EcommerceBytes-NewsFlash, Number 2516 - April 07, 2011     1 of 2

Postal Service Five-Day Delivery Plan Faces Long Odds in Congress

By Kenneth Corbin

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As the debate over the federal budget rages in Washington, the U.S. Postal Service is making its case to lawmakers to scale down to five-day weekly delivery service as it seeks to reverse the massive financial losses it has suffered in recent years.

The Postal Service contends that it has the authority to implement the reduction in service under current postal law, though each year Congress has attached a rider to the organization's appropriation bill requiring it to continue six-day service.

As a result, the Postal Service is pressing to remove that language from the next federal budget, though President Obama's proposal for fiscal 2012 would retain the six-day requirement.

"We're hopeful that the Congress will see it our way this year," USPS spokesman Gerald McKiernan told AuctionBytes.

The Postal Service is also trying to drum up support for legislation apart from the appropriations package that would explicitly grant it the option of phasing out Saturday deliver. Sen Tom Carper (D-Del.) offered one such measure in the last Congress, though the bill stalled, and has yet to be reintroduced in this session.

Whether such a bill would override the six-day delivery requirement in the Postal Service's annual appropriation remains an open question.

"It's an unpredictable situation," McKiernan said, adding that it would "depend largely on how the language was crafted."

But the proposal to end Saturday delivery has so far failed to garner much political momentum, and the prospects for incorporating the measure in the fiscal 2012 budget are dim, according to Ruth Goldway, chairman of the Postal Regulatory Commission (PRC), an independent agency with oversight authority over the Postal Service.

"I don't think it has a reasonable chance this year," Goldway told AuctionBytes. "The general sense is that the Postal Service is not going to get this as quickly as it hopes."

Goldway's agency recently issued a lengthy report that concluded that the Postal Service dramatically overestimated the annual savings it would realize from the shift to five-day delivery, and understated the loss in annual revenue such a move would entail. The PRC is advising Congress to take a closer look at the economic impact of a reduction in delivery frequency before authorizing the move. (Look for more on this in tomorrow's issue.)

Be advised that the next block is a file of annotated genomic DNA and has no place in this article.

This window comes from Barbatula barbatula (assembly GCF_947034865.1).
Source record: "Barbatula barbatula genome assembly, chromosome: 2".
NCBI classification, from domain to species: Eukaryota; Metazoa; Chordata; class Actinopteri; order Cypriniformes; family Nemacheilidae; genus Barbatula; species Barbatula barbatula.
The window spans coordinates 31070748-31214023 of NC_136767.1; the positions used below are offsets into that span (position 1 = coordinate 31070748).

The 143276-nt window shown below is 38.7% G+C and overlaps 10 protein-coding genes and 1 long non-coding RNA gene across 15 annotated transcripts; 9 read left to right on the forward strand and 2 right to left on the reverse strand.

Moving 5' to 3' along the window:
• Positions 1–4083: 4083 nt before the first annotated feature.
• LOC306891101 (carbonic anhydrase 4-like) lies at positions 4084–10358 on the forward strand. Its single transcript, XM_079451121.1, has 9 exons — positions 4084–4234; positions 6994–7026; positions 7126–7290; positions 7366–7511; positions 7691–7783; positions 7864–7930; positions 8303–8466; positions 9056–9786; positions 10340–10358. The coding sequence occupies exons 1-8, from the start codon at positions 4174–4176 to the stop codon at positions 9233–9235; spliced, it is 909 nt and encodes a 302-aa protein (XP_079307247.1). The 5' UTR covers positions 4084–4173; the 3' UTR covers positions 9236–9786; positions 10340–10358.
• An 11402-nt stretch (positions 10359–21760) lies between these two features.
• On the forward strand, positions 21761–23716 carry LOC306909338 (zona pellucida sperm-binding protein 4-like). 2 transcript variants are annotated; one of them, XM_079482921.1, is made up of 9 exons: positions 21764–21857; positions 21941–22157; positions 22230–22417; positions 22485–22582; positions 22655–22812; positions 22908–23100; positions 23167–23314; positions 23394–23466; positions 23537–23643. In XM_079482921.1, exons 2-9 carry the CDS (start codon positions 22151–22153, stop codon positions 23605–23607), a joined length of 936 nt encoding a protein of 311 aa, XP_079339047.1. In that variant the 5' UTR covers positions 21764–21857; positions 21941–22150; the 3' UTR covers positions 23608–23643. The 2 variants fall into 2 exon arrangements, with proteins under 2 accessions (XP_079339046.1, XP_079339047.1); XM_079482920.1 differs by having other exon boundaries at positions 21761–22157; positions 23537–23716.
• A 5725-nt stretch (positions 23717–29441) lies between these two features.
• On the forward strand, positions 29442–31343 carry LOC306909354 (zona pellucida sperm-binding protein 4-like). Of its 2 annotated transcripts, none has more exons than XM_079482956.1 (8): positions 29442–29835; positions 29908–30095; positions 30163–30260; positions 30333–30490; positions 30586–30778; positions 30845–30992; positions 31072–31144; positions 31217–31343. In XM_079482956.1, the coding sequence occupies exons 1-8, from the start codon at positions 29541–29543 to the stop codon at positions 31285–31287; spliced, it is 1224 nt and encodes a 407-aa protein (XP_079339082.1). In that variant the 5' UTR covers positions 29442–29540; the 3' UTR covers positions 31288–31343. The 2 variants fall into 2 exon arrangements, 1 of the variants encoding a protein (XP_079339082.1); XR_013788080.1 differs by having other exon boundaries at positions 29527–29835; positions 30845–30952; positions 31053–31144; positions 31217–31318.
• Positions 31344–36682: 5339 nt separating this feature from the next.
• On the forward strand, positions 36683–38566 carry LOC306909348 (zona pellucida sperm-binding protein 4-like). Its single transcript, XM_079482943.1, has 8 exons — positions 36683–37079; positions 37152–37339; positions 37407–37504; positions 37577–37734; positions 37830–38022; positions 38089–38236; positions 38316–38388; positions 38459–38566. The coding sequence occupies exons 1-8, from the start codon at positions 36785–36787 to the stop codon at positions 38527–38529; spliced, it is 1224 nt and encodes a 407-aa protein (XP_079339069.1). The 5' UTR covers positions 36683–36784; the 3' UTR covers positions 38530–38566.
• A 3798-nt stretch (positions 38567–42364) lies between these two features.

In the meantime, the unions representing postal workers are lobbying vigorously to defeat any proposal to end Saturday delivery. The largest, the National Association of Letter Carriers (NALC), is staging the "5-day is the wrong way" campaign, backing a House resolution stating that the Postal Service "should take all appropriate measures to ensure the continuation of its 6-day mail delivery service." As of this writing, the resolution had 67 cosponsors.

The Postal Service has committed to wait six months before eliminating Saturday delivery after securing the blessing of Congress. That means that if the Postal Service were to beat the odds and win the removal of the six-day delivery language from the budget for fiscal 2012, which begins Oct. 1 of this year, Saturday delivery would continue at least through March of next year.

About the Author
Kenneth Corbin is a freelance writer based in Washington, D.C. He has written on politics, technology and other subjects for more than four years, most recently as the Washington correspondent for InternetNews.com, covering Congress, the White House, the FCC and other regulatory affairs. He can be found on LinkedIn here.


About the author:

Kenneth Corbin is a freelance writer based in Washington, D.C. He has written on politics, technology and other subjects since 2007, most recently as the Washington correspondent for InternetNews.com, covering Congress, the White House, the FCC and other regulatory affairs. He can be found on LinkedIn here.


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